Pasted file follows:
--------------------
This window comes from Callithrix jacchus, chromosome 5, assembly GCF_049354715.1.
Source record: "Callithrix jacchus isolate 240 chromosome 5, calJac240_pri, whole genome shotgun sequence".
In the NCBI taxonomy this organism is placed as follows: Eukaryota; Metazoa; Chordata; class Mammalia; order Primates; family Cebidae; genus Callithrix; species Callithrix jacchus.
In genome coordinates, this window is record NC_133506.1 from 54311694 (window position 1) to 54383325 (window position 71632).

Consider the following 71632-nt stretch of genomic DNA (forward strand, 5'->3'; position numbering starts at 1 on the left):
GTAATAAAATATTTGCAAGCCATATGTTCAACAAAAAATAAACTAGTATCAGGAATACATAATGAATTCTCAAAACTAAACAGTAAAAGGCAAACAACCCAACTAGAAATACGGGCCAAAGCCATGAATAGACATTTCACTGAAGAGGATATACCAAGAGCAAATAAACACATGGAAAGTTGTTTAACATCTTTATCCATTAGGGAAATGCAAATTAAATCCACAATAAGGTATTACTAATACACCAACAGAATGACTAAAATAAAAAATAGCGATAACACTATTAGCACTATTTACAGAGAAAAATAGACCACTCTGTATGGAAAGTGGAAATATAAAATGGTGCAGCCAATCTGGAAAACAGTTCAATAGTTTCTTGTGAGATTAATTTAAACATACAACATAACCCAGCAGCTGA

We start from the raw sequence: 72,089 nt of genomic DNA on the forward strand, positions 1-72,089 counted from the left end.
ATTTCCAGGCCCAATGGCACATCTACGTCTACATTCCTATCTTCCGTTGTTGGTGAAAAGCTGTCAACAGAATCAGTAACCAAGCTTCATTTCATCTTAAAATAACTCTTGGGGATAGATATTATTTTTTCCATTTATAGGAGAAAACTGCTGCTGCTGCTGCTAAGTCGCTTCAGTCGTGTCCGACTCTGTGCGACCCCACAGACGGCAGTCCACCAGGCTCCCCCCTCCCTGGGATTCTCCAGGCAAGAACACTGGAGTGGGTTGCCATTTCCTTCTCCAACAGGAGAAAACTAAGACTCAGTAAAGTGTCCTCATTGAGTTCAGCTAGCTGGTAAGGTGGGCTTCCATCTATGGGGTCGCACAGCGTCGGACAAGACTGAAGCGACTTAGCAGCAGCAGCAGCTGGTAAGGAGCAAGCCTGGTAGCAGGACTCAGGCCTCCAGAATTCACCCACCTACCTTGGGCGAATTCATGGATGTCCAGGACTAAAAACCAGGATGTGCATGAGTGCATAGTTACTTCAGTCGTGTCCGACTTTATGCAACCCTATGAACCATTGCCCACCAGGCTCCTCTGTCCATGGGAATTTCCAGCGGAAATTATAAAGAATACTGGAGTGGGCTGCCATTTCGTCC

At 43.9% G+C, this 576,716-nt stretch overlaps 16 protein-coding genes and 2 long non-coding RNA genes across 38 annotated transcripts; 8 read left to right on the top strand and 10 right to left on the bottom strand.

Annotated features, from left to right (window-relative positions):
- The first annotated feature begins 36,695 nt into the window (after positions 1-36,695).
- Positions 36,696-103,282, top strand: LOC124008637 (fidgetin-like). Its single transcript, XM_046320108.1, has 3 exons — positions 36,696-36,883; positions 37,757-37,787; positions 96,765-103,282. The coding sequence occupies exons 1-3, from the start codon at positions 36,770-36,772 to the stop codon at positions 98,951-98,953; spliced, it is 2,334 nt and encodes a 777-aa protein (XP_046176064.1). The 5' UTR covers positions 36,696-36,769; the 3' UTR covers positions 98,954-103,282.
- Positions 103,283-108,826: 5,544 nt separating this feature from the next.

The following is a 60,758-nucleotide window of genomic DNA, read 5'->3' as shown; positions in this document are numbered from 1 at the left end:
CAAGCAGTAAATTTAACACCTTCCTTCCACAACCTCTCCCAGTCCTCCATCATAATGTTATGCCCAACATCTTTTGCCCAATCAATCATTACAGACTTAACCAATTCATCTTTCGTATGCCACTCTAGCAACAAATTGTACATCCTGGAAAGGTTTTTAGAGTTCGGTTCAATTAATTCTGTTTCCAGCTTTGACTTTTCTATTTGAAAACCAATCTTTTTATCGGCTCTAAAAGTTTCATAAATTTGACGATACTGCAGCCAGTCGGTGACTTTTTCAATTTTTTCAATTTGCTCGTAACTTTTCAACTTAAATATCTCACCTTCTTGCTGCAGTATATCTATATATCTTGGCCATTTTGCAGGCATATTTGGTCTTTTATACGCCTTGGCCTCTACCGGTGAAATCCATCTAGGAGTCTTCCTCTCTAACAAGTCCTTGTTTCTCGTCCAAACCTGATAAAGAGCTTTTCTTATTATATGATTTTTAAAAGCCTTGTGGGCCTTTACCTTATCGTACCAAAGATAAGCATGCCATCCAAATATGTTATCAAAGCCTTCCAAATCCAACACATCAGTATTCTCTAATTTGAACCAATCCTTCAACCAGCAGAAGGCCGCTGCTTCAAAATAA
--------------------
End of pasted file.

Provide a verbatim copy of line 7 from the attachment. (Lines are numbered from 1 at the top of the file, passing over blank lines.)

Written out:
We start from the raw sequence: 72,089 nt of genomic DNA on the forward strand, positions 1-72,089 counted from the left end.